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Day: March 21, 2022

Linear Data Structures

Dave Saunders describes the concept of linear data structures:

As we said in the introduction, a data structure is ‘linear’ if the elements form a sequence.

That means that the data structure has a first and last element, and each element is connected to its previous and next element.

– An ‘array’ is a linear data structure; the items are stores sequentially.

– A ‘graph’ is not a linear data structure; any node can be linked to any other node in the graph – there is no fixed ‘sequence’.

Click through for several examples of linear data structures.

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Setting Powershell’s TLS Version

Frank Gill updates TLS:

I was recently working on a client server and need to install the Az PowerShell module. I opened and administrator window and typed

Install-Module Az

and received this error:

WARNING: Unable to find module repositories.

Turns out that was not the real answer. Click through to see what Frank ended up needing to do.

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The Upsert Pattern and Unique Indexes in SQL Server

Michael J Swart recommends a unique index:

To avoid deadlocks when implementing the upsert pattern, make sure the index on the key column is unique. It’s not sufficient that all the values in that particular column happen to be unique. The index must be defined to be unique, otherwise concurrent queries can still produce deadlocks.

Read on for Michael’s thoughts as well as some smart commenters adding on.

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Cross-Database Graph Query Problems

Louis Davidson receives a nastygram from SQL Server’s graph functionality:

Just understand that if you need any of the graphDb underlying data structures, you will need to find their actual physical name and use it. I would definitely suggest never accessing these columns via any method other than the pseudocolmns for production code (because you have no way to predict the column names from dev to prod (you cannot specify the names when creating a table), but this following code does work:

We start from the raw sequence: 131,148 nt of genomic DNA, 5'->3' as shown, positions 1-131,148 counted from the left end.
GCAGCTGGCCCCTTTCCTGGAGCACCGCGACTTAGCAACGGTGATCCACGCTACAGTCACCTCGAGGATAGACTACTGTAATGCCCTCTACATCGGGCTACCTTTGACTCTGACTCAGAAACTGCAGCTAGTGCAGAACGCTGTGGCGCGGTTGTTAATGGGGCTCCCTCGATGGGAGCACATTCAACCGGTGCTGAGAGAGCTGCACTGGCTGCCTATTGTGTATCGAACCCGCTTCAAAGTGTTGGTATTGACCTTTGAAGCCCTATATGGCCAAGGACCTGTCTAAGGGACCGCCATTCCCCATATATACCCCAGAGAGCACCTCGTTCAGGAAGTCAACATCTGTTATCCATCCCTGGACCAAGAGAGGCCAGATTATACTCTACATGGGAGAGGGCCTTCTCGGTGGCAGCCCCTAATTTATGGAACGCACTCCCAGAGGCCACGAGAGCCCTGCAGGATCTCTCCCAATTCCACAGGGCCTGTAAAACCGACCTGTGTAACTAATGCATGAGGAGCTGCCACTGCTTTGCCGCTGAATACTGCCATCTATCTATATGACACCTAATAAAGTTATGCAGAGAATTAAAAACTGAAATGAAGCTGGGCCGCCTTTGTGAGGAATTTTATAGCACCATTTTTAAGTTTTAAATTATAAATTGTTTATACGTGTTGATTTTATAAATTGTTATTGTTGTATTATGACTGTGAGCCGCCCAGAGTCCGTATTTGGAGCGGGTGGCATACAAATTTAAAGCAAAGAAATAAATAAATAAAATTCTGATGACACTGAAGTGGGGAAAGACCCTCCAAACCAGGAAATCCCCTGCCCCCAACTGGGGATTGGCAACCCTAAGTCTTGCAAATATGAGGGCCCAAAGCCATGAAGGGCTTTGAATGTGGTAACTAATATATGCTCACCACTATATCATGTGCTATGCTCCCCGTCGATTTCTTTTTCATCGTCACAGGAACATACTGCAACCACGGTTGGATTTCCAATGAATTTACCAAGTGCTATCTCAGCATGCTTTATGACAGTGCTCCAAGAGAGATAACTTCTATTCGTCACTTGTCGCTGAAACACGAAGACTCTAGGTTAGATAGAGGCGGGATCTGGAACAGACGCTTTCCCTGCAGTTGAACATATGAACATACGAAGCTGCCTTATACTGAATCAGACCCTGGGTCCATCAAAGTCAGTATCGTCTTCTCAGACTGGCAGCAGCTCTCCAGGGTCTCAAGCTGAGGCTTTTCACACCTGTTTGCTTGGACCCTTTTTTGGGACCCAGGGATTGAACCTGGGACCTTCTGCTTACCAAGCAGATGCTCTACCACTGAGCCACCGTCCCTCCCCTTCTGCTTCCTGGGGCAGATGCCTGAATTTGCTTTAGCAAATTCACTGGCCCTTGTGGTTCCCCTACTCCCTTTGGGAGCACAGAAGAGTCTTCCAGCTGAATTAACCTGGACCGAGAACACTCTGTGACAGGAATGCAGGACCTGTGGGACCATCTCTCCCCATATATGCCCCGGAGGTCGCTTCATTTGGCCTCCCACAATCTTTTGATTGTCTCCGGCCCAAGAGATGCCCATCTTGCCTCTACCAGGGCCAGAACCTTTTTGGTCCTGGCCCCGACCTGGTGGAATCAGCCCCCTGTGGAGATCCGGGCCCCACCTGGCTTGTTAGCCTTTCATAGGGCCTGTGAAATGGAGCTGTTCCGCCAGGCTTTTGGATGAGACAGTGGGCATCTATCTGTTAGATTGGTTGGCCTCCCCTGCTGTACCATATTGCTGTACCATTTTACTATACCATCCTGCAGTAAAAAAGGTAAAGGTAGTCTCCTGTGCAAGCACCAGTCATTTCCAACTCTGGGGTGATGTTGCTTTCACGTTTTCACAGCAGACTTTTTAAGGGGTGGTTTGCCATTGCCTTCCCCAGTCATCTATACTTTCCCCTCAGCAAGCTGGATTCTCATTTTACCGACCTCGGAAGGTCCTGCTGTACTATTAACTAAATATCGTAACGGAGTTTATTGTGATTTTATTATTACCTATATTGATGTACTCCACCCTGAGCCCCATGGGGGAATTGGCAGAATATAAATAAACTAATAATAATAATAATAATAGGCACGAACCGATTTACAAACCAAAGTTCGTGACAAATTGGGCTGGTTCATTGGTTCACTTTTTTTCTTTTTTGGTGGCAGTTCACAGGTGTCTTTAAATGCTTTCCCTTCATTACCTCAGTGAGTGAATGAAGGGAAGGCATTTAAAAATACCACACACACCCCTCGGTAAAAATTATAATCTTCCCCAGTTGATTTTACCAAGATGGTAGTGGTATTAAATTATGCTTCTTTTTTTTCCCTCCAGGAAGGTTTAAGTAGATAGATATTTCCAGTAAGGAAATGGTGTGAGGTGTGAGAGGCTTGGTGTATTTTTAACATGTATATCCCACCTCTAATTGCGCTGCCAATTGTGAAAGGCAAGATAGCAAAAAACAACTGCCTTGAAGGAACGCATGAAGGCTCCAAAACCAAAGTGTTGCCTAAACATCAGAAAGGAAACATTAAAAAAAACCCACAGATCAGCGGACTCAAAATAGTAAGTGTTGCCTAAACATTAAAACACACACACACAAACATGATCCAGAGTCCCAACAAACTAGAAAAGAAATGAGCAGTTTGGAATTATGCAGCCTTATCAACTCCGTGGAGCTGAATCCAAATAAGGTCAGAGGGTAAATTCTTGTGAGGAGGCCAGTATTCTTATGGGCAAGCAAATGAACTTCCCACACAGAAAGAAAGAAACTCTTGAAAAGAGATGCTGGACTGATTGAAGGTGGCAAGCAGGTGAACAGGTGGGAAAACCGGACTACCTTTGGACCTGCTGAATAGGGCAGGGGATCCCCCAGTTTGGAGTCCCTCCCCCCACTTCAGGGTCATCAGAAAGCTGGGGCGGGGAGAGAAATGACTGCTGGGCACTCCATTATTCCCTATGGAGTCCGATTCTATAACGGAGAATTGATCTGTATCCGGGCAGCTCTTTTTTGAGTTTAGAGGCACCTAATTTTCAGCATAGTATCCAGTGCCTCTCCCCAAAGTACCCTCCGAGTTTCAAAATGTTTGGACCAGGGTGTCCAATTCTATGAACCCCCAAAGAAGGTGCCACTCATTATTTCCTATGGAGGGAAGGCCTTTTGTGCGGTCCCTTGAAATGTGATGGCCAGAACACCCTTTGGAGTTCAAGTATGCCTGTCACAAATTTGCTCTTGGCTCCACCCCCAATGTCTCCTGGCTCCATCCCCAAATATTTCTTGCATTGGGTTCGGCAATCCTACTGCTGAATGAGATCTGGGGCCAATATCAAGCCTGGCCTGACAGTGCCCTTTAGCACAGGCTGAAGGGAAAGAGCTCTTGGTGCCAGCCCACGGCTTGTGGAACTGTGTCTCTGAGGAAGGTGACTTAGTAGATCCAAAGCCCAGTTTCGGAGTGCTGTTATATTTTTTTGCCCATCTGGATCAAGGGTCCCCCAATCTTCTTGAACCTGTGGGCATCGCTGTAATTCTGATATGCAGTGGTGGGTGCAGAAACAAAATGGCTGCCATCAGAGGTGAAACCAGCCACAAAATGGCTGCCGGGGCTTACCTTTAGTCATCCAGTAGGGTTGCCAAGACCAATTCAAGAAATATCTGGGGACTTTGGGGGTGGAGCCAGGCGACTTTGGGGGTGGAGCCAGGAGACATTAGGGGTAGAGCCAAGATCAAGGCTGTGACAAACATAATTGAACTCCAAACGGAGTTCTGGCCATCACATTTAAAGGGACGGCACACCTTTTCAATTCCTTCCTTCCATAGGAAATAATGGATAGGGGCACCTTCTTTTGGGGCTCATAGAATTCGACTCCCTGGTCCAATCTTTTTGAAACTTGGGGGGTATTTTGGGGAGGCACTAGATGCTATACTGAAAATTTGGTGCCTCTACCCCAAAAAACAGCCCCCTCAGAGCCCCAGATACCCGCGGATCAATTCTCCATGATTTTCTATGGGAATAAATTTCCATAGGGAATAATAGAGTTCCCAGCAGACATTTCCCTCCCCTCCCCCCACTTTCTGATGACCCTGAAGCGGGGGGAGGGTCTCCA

Click through to see the issue and Louis’s workarounds.

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Tuning Non-Clustered Indexes via Missing Index Suggestions

Kendra Little announces a new article:

We’ve just published a new article in the SQL docs, Tune nonclustered indexes with missing index suggestions . The article explains what the missing index feature is, limitations of the feature, and how to use missing index DMVs and missing index suggestions in Query Store to tune indexes.

Read on to understand the impetus behind this article and then go check it out yourself.

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Query Plan Warnings and Operator Properties

Erik Darling continues a series on understanding execution plans. First up, what some of those warnings mean:

The good news is that SQL Server’s query plans will attempt to warn you about problems. The bad news is that most of the warnings only show up in Actual Execution Plans. The worse news is that a lot of the warnings that try to be helpful in Estimated Execution plans can be pretty misleading.

Next, Erik reviews some interesting properties:

There’s a lot of stuff flying around in a query plan. Data and what not.

Sure, you can hover over operators and arrows and see some stuff, but if you really wanna see stuff — I mean REALLY wanna see stuff — you gotta get into the properties.

Check out both posts.

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